This should get virtualenv to install in the right place. If you do this wrong at first, you’ll have installs in /usr/local/lib/python2.7/site-packages that you need to delete, since they’ll prevent virtualenv from installing into the local site-packages.

  1. If you’re using Twitter, and import requests or something similar fails with:

    ImportError: cannot import name certs

    or you see an exception like:

    File ".../site-packages/tweepy/auth.py", line 68, in _get_request_token
      raise TweepError(e)
    TweepError: must be _socket.socket, not socket

    …you need to configure App Engine’s SSL. Add this to your app.yaml:

    - name: ssl
      version: latest

If you use dev_appserver, you’ll also need to apply this workaround (more background). Annoying, I know.

  1. If you see errors importing or using tweepy, it may be because six.py isn’t installed. Try pip install six manually. tweepy does include six in its dependencies, so this shouldn’t be necessary. Please let us know if it happens to you so we can debug!

  2. If you get an error like this:

      File "oauth_dropins/webutil/test/__init__.py", line 5, in <module>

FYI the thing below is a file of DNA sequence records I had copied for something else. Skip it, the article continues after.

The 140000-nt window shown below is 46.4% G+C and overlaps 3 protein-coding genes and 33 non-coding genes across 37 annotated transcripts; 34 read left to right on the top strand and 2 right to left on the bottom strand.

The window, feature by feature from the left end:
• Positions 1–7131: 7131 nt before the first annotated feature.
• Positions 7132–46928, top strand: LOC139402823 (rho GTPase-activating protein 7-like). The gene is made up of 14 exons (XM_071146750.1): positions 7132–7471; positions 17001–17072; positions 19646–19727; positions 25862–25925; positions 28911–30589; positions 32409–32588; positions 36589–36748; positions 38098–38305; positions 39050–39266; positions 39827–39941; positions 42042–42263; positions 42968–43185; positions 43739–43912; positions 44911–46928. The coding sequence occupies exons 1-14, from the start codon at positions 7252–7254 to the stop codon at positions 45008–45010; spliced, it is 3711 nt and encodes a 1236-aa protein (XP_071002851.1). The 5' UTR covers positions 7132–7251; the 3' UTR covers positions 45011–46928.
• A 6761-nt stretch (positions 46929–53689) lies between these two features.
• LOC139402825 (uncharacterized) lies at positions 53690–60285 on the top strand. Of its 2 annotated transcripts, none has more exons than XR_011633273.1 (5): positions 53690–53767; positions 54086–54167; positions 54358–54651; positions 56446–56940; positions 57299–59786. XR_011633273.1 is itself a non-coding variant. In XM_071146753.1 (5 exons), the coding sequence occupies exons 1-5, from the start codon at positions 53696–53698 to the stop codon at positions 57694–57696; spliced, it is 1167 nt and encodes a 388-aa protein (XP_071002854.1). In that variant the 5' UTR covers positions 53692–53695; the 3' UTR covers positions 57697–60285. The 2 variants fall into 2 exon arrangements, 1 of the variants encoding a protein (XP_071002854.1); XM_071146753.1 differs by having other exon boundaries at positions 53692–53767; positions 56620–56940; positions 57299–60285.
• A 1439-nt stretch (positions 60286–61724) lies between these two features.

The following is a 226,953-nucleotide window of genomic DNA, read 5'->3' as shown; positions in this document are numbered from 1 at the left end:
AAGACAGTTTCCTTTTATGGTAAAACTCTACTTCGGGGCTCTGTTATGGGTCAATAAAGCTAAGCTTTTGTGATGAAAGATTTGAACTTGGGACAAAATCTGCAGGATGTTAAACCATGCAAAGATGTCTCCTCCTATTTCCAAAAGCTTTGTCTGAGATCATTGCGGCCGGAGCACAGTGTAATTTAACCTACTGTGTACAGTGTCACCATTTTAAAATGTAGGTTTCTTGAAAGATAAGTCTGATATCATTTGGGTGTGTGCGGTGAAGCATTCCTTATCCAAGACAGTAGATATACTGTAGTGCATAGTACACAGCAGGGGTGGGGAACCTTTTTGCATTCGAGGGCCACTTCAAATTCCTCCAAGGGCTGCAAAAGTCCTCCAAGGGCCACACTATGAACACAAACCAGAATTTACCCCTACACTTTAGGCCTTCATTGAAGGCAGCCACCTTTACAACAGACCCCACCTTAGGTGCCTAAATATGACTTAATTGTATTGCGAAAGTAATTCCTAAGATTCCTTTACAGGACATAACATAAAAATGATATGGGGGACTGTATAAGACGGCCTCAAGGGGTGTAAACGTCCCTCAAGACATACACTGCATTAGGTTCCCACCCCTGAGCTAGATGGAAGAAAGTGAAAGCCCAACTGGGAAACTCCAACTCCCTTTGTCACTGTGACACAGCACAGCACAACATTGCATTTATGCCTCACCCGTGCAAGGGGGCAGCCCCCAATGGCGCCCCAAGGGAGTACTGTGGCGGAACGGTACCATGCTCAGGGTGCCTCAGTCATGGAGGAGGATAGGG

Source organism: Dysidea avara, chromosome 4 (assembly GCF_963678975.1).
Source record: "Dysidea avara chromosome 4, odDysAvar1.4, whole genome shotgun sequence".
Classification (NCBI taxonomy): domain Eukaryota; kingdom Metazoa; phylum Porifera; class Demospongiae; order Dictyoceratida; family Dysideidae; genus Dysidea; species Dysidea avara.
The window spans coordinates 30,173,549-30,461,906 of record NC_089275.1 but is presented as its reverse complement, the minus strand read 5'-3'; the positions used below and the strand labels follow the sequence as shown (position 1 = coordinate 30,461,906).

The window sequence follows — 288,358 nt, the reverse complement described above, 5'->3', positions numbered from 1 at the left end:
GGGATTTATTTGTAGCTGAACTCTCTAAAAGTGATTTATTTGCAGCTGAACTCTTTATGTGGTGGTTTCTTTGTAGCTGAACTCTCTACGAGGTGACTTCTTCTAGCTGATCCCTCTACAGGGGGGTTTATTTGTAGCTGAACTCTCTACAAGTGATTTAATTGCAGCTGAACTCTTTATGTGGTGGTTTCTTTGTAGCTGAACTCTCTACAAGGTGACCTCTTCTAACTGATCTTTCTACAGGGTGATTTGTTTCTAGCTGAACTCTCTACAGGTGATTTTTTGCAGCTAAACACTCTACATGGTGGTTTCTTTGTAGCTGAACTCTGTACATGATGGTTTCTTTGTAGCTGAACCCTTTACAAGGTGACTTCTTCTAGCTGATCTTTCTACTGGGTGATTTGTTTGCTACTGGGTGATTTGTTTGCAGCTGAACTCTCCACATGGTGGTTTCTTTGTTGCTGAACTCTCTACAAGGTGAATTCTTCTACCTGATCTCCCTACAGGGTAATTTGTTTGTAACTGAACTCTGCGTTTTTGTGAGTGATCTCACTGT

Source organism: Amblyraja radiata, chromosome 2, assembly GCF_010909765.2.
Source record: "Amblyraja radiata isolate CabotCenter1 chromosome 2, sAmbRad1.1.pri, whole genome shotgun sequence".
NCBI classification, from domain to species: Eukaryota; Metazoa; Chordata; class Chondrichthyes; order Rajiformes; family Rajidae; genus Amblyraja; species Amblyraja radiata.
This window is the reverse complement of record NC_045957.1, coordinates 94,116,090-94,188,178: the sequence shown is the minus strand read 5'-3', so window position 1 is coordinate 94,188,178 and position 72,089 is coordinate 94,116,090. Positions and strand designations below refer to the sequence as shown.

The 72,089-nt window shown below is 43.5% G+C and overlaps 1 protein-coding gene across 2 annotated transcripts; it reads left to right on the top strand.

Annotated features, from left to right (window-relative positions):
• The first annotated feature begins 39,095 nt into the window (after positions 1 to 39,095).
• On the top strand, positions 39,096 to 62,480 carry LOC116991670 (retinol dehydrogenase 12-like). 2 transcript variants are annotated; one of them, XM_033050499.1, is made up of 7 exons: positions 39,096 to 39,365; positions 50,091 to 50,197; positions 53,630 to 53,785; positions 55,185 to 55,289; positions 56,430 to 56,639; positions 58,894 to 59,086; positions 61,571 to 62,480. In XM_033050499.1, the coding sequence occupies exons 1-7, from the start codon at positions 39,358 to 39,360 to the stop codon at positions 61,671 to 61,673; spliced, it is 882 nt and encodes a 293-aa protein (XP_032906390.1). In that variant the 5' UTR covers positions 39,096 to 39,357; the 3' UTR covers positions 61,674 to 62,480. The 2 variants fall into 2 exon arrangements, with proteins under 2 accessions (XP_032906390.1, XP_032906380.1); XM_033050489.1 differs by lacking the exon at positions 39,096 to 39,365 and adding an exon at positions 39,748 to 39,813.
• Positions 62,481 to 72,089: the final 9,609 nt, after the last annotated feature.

import dev_appserver
    ImportError: No module named dev_appserver
    InstallationError: Command python setup.py egg_info failed with error code 1 in /home/singpolyma/src/bridgy/src/oauth-dropins-master

…you either don’t have /usr/local/google_appengine in your PYTHONPATH, or you have it as a relative directory. pip requires fully qualified directories.

  1. If you get an error like this:

    Running setup.py develop for gdata
    error: option --home not recognized
    InstallationError: Command /usr/bin/python -c "import setuptools, tokenize; __file__='/home/singpolyma/src/bridgy/src/gdata/setup.py'; exec(compile(getattr(tokenize, 'open', open)(__file__).read().replace('\r\n', '\n'), __file__, 'exec'))" develop --no-deps --home=/tmp/tmprBISz_ failed with error code 1 in .../src/gdata

…you may be hitting Pip bug 1833. Are you passing -t to pip install? Use the virtualenv instead, it’s your friend. If you really want -t, try removing the -e from the lines in requirements.freeze.txt that have it.


1.12 - 2018-03-24

  • More Python 3 updates and bug fixes in webutil.util.

1.11 - 2018-03-08

  • Add GitHub!
  • Facebook:
  • Add Python 3 support to webutil.util!
  • Add humanize dependency for webutil.logs.

1.10 - 2017-12-10

Mostly just internal changes to webutil to support granary v1.10.

1.9 - 2017-10-24

Mostly just internal changes to webutil to support granary v1.9.

  • Flickr:
    • Handle punctuation in error messages.

1.8 - 2017-08-29

  • Facebook:
    • Upgrade Graph API from v2.6 to v2.10.
  • Flickr:
    • Fix broken FlickrAuth.urlopen() method.
  • Medium:
    • Bug fix for Medium OAuth callback error handling.